12. A product produced by the method of claim 11.
Description
PRIOR PROVISIONAL APPLICATION

Specific reference is hereby made to Provisional Application No. 60/331,467 filed Nov. 16, 2001.

FIELD OF THE INVENTION

The invention is directed to the transfer of color images formed by a xerographic process onto substrates such as tile, glass or the like whereby the finished product is resistant to scratches, abrasions, corrosion, ultraviolet radiation, etc.

BACKGROUND OF THE INVENTION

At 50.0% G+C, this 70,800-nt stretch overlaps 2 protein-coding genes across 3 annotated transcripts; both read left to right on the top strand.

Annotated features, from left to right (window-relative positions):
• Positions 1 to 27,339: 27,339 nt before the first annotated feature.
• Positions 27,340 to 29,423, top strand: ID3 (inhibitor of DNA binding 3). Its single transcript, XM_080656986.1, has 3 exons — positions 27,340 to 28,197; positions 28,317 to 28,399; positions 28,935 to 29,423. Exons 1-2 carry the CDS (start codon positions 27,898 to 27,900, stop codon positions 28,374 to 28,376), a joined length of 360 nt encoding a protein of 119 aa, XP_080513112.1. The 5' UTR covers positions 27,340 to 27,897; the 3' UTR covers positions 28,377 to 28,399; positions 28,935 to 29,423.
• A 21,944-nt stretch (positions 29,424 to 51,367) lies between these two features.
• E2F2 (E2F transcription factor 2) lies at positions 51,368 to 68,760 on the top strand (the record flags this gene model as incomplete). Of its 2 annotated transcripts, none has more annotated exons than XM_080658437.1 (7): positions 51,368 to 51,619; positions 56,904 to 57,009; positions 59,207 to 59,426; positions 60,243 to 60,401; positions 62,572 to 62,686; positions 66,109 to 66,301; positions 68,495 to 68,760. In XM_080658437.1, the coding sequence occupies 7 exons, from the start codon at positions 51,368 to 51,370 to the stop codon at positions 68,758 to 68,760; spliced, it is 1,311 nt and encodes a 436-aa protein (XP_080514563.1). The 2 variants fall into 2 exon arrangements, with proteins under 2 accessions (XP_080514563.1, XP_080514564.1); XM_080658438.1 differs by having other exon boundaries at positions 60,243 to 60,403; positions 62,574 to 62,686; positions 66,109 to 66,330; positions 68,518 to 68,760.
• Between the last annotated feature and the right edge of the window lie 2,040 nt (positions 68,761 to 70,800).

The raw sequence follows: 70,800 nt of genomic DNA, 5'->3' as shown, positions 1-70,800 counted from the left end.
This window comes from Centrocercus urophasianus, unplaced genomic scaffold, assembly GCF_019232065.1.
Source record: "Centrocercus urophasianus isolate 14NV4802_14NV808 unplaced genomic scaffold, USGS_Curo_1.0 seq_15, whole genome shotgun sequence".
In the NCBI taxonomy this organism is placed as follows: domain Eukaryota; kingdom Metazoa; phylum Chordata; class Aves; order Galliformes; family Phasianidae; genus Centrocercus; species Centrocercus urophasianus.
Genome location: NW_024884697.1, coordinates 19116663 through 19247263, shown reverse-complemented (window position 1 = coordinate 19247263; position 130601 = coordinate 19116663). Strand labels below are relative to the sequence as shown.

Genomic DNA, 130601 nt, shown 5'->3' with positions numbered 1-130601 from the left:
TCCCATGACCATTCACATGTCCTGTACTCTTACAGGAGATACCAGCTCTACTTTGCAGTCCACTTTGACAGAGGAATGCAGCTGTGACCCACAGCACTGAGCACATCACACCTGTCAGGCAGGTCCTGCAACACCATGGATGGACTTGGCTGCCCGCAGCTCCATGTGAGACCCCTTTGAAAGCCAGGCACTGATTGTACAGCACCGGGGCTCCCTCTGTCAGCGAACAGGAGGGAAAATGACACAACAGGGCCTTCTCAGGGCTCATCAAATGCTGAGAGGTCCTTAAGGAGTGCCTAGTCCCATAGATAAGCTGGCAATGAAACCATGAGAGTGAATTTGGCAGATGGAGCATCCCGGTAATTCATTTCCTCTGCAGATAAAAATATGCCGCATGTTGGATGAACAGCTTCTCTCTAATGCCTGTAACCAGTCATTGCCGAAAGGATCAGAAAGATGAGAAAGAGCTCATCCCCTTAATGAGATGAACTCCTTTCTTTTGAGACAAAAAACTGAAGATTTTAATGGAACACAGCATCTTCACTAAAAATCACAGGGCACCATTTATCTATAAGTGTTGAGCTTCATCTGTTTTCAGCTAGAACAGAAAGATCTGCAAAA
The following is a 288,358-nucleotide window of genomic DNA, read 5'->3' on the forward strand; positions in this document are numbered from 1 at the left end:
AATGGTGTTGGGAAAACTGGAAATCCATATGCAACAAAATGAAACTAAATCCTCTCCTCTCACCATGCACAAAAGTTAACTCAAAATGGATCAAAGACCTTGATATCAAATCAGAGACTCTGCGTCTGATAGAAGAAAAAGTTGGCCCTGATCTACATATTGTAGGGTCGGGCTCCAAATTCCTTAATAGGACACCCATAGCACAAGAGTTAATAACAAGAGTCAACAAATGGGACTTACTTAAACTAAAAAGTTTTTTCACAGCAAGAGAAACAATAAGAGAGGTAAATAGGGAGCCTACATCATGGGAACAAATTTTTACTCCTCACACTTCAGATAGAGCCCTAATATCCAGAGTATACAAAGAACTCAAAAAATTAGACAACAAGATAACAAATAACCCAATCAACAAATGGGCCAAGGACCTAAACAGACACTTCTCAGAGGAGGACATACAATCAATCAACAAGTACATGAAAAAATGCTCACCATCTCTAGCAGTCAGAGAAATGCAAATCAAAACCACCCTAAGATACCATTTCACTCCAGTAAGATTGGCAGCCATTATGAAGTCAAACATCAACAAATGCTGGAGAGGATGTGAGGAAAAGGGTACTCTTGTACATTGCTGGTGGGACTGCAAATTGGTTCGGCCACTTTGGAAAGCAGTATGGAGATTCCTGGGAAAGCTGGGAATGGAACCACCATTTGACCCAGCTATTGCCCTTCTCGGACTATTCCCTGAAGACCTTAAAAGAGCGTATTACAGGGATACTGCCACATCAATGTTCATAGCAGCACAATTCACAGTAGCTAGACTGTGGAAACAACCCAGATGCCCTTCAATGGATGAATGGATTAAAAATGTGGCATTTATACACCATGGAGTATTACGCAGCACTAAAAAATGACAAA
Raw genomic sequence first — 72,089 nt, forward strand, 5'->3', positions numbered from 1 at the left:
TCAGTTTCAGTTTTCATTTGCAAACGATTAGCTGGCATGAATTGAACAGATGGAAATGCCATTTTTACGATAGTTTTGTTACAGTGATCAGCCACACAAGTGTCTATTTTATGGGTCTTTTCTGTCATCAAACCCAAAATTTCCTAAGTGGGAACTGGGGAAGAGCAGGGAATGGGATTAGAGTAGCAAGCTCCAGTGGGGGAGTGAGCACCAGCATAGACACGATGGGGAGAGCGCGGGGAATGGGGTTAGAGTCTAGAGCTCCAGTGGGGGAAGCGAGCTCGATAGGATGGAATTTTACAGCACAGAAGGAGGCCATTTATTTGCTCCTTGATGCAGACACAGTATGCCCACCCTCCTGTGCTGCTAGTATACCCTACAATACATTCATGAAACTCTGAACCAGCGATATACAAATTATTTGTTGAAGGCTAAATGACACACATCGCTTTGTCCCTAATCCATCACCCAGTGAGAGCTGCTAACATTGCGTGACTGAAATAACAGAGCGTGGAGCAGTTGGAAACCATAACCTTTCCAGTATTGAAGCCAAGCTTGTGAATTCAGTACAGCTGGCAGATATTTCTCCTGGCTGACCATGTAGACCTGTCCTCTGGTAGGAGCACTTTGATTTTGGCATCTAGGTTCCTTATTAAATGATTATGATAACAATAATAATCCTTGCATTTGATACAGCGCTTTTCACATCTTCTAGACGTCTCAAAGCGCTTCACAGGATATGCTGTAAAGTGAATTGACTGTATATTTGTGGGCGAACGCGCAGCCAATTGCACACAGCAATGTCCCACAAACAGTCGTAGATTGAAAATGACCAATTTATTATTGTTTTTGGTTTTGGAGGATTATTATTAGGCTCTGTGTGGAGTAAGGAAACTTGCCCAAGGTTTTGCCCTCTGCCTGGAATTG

Transfer sheets are commercially available for receiving and transferring color images produced by xerographic processes to substrates. In general, such transfer sheets comprise an upper layer wherein various xerographic toner colors are formed into the desired color images. The image layer is bonded to a second layer which consists of polymer material that protects and forms a transparent layer over the image layer. Next to this layer is a peeling or backing layer which enables further layers of the transfer sheet to be removed when the image and top layer are applied to a substrate. In its simplest form, a transfer sheet is pressed against a hard surface such as tile and the backing layer is peeled off. Such transfers are, however, likely to be defective and can be easily scratched. If an ultraviolet light protective material is included in a polymer material which overlays the image, a limited ultraviolet protection to the image results. In general, such a tile can be improved by baking it for fifteen minutes at 400 F. It can be further improved by coating the image and polymer protective layer with a further layer which is resistant to wear and tear. Still further improvement can be obtained by baking the further coating again at about 400 F. for about fifteen minutes. A problem with transfers is that although good results are often possible, the transfer sheets tend to be expensive and rejections in production may be as high as twenty to forty percent with returns being in the five to ten percent range. In addition, the ultraviolet light protection is often inadequate for any extended period of time for images which nay be exposed to sunlight or otherwise experience relatively to high ultraviolet radiation. Such images may include signs and structures which are applied to inflexible substrates and frequently are used in outdoor setting wherein the durability of the image is an important quality. Such signs are typically produced in low volumes or may be one of a kind. Even so, they are usually made by a silk screen printing process which is not cost effective for one of a kind or a small production runs.